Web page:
Wednesday, May 30, 2012

Verlon to Ft. Ord

Here is a picture of Elaine and I  along with our oldest son, Verlon at Dulles International Airport in northern Virginia. It was taken on the Friday before Memorial Day in 1970. We had taken him out to fly to California and begin several months of training with the National Guard. He lives in Virginia and called on the anniversary of this departure day and asked if we remembered what we did 42 years earlier on that date. He went on to tell of the problems of arriving at Fort Ord late on a Friday night ahead of a 3-day holiday weekend. I was serving as the Director of the USDA/Soil Conservation Service, Personnel Division and Elaine was a Management Analyst with the US Forest Service Timber Management Division. Tim was finishing up his Freshman year at UN-L, Carolyn her Junior year and Jon his Freshman year at Wakefield HS in Arlington, VA.

Tuesday, May 29, 2012

The Early Years

I sat out on the deck this evening after supper and read several more chapters of "The Early Years", an autobiography by Clifford E. Lowell. It is a 265 page  paperback, printed by Morris Publishing of Kearney, NE, Copyright 2000 with a 2nd printing and slight revisions in 2010. The book covers the first 21 years of Mr. Lowell's life from March, 1930 to August, 1951 which took place in the Kearney, Nebraska area. Mr. Lowell moved to Seward during the past few months to be near his daughter, son-in-law and family following the tragic death of his wife in a car-train accident last year. Clifford started coming to Kiwanis a few weeks ago and joined us as a 2nd tenor in the Kitones. It was during the Kiwanis initiation ceremony that he indicated having written this book that is available at the Seward Memorial Library. I have thoroughly enjoyed reading his vivid, detailed writing.  His "story" is so similar to what many of us lived growing up on a farm during those years that it brings back many memories. This evening I came across this description of a fire drill held at Longfellow HS in Kearney during the 1943-44 school year: "Fire drills were held several times during the school year. On one occasion the bells sounded while I was in the library. Miss Amy Figard, the librarian, told us boys we could go out through the round tubular slide that provided an escape from the library. Most of us did." It's ironic that Miss Amy Figard was my English and Literature teacher in Garland HS during the years immediately preceding her going to Kearney and his contact with her. She was one of my favorite HS teachers and part of a prominent Seward family. She and her sister never married and  left a significant gift to our Church Foundation Endowment. It's a small world.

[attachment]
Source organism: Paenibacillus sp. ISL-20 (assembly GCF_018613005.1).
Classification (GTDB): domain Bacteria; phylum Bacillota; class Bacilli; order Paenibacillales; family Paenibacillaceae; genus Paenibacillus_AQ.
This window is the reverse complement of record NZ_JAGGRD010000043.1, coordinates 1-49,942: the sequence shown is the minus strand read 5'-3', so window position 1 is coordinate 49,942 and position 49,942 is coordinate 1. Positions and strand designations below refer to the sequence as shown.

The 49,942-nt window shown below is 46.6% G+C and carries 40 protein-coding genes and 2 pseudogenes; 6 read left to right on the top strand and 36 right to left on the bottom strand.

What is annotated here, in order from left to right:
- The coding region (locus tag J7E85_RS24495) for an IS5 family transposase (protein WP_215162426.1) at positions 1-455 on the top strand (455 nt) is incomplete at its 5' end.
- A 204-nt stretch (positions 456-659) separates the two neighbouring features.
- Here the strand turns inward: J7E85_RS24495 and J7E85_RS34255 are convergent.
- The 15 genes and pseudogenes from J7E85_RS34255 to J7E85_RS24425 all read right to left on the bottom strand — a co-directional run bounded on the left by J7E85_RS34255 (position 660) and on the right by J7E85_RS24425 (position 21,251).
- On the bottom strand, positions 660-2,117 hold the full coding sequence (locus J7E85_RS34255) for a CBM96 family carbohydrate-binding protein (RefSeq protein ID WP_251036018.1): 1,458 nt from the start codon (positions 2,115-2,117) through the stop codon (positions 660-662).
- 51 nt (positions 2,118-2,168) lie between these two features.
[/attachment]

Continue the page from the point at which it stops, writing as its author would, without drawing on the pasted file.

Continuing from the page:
Monday, May 28, 2012

Joseph J. & Antonia (Milacek) Vrana

Here is a picture of Joseph J. and Antonia (Milacek) Vrana taken in about 1909. They are my paternal Grandparents. Grandpa would have been in his mid 40's and Grandma in her late 30's at the time. My earliest memories of them was in the early 1930's and by that time Grandpa had a long white beard, was retired and an "old man" in his late 60's who went on to live to be nearly 87. Grandma lived until she was nearly 90. I wish that a High School teacher would have assigned me the task of interviewing each of them and writing a lengthy paper on what they might have told me. It is one of my regrets that I didn't show more interest in their lives and really get to know them. They were both born in Caslav, in the Czech Republic and came to this country as children with their parents. We put a flower at their tombstone the other evening and will treasure the memories that we do have of them.    (This picture was copied and cropped from one of Grandma's family)  
This is the way their farm looked a few years after the above picture was taken and the barn was built. 

Sunday, May 27, 2012

Church, Sports & Weather